Personally, way back in grad school, my behavior towards my small dog varied drastically to my current behavior with my large dogs. However, with a wealth of increased knowledge about dog behavior now, if I ever adopt a small dog again, I believe I would create a well-behaved dog who enjoys a variety of activities with me.

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Are you looking for fun activities to enjoy with your small dog? Here are some ideas of activities to engage in together:

Of course, these are also great activities to enjoy with your medium and large dogs.

What do you think? Are large dogs better behaved than small ones? Thanks for participating in our poll below and sharing your experiences in a comment.

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119 comments

Siyus Copetallus
Siyus Copetallus1 years ago

Thank you for sharing.

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Crystal G.
Crystal G1 years ago

I've dealt with both large and small dogs. With small pets, you have to understand how HUGE everything is to them. Being feisty is there way of protecting themselves. The good part is that you DO want potential danger to stay away. the bad is that it can get out of hand. Both are charming and wonderful in their own ways. And both can easily enough be guided with a gentle but, firm hand.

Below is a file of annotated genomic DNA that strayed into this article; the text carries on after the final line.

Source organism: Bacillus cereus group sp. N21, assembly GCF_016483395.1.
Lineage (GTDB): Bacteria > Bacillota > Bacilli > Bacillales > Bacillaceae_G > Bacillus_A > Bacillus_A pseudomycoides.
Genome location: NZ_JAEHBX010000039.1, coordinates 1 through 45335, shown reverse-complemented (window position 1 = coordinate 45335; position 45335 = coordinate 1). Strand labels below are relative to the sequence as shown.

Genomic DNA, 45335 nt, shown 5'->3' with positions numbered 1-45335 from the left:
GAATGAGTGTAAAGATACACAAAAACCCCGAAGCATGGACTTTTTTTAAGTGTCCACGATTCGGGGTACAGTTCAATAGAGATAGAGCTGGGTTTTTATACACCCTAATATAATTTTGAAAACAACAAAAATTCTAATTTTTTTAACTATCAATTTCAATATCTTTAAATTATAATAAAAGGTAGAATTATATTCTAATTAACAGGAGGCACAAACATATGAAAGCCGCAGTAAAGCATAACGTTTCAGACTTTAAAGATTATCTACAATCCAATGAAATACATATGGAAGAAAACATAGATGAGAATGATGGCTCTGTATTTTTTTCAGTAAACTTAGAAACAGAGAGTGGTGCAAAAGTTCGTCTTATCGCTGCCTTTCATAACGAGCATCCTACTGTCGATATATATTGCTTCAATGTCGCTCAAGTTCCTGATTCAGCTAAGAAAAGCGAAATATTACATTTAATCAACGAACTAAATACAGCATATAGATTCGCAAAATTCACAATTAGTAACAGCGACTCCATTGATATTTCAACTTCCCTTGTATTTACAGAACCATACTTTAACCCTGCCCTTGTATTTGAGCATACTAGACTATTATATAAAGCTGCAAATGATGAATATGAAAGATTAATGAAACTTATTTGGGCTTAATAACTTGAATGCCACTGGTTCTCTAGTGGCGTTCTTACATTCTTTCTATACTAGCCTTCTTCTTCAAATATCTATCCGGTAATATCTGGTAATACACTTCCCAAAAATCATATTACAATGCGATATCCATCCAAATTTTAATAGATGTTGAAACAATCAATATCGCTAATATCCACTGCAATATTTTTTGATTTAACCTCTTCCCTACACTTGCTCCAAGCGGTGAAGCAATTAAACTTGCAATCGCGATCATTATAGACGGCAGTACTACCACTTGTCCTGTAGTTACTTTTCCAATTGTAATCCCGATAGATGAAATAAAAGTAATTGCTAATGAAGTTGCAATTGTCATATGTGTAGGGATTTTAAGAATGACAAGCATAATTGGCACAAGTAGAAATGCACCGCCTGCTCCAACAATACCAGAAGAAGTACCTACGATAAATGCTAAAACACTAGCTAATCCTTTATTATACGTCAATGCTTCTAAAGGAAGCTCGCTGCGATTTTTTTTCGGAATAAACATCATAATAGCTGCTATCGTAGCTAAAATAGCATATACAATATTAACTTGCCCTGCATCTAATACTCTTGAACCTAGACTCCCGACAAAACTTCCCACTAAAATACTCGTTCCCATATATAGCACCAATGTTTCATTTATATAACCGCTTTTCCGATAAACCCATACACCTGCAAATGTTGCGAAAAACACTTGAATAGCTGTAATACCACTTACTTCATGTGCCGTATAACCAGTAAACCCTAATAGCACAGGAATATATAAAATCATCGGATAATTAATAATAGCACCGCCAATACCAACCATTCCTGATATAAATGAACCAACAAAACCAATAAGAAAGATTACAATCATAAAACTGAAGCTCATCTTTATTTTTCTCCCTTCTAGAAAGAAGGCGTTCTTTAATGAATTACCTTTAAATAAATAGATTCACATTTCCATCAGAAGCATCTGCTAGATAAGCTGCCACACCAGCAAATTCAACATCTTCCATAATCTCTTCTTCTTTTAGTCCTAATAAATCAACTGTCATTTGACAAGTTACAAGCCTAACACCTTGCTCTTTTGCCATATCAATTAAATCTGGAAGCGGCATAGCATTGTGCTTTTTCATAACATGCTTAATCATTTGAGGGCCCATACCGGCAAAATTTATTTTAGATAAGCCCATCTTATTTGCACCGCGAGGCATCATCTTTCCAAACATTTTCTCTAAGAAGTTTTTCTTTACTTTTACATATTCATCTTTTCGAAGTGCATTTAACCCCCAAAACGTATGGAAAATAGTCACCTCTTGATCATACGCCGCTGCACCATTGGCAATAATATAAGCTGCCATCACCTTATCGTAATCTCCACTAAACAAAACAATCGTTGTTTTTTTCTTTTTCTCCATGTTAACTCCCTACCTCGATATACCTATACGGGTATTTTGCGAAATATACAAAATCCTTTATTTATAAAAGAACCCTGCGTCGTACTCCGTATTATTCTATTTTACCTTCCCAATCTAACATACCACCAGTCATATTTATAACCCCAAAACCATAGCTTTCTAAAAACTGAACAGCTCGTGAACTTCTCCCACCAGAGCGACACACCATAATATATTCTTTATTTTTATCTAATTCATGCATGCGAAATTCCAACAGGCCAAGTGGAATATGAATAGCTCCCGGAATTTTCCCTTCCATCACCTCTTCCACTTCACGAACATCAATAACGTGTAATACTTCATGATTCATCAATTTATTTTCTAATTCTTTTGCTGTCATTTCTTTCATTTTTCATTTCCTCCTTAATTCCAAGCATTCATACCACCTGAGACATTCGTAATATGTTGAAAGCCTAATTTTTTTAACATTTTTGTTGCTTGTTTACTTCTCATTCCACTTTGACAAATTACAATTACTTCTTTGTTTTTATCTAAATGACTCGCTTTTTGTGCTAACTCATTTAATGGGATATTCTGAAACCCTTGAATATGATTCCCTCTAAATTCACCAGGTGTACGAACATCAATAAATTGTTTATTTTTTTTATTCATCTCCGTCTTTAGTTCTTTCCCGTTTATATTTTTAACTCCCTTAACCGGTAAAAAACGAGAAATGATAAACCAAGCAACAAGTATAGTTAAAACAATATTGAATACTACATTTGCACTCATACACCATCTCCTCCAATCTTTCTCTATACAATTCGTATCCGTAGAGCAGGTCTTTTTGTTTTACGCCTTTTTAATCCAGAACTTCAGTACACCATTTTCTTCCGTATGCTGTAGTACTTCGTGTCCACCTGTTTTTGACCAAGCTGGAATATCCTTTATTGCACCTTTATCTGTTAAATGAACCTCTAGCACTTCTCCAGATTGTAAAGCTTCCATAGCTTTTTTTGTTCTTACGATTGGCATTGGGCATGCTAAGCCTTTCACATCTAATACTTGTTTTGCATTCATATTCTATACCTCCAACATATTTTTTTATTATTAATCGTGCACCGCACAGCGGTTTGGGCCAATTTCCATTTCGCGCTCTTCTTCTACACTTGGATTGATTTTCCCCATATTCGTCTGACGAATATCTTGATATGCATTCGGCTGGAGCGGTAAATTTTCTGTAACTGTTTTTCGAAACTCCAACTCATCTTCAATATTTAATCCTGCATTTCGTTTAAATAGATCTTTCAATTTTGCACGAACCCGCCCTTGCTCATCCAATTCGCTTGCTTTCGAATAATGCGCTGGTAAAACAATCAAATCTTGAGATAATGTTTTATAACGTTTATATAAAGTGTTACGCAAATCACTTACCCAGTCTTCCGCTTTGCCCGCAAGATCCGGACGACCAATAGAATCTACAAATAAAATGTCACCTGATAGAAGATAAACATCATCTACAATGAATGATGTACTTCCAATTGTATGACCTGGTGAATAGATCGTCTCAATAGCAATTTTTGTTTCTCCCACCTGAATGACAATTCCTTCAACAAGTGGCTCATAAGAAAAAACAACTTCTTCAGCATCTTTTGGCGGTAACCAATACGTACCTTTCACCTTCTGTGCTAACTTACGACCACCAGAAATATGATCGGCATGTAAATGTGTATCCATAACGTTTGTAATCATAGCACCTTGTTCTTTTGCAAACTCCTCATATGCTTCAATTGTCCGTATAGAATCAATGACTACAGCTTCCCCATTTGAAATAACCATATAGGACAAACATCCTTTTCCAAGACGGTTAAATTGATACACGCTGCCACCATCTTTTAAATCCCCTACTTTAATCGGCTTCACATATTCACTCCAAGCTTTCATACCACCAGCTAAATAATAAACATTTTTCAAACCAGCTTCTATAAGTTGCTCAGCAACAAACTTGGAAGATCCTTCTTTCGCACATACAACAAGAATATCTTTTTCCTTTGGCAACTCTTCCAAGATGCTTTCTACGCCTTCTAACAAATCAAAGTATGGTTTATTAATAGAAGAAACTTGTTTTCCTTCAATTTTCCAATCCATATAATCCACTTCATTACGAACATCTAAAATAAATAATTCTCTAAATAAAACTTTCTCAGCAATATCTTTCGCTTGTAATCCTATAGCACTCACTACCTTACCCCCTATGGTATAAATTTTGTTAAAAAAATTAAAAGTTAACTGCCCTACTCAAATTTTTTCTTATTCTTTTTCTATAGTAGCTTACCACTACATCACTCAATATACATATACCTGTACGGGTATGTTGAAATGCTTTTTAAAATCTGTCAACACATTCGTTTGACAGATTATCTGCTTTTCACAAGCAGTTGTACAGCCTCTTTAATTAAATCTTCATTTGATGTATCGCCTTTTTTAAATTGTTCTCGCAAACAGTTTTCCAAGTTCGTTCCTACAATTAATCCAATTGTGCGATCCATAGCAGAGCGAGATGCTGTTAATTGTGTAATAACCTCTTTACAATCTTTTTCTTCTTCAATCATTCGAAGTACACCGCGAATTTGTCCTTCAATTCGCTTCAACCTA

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Jennifer H.
Jennifer H2 years ago

I have a large dog (mine) and a chihuahua (his)! My large dog has learned house and leash manners and the chihuahua has the attention span of a gnat. She gets cute points but has all the negative points listed for small dogs. I will stick to large dogs.

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Philip Watling
Philip Watling2 years ago

My neighbour has a Rottweiler and due to his new job I give her her lunchtime walk. She is big, bulky and can look kinda menacing... She is sooooooo cute :P

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Caroline d.
Caroline d2 years ago

Thank you for sharing this article that I save as a pdf because I'm ill and exhausted.
Be all blessed as all your loved ones.
Animals always included !

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Caroline d.
Caroline d2 years ago

Thank you for sharing this article that I save as a pdf because I'm ill and exhausted.
Be all blessed as all your loved ones.
Animals always included !

SEND
Caroline d.
Caroline d2 years ago

Thank you for sharing this article that I save as a pdf because I'm ill and exhausted.
Be all blessed as all your loved ones.
Animals always included !

SEND
Anteater Ants
Anteater Ants2 years ago

What about large ants?

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Karen Martinez
Karen Martinez2 years ago

Two and Four legged children need to know the parameters and have consistency with rules. There isn't a lot of difference between big and small in either species.

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Spencer Young
Spencer Young2 years ago

Most all dogs are capable of living in a harmonic and well behaved manner. They owner needs to be patient,firm,consistent though.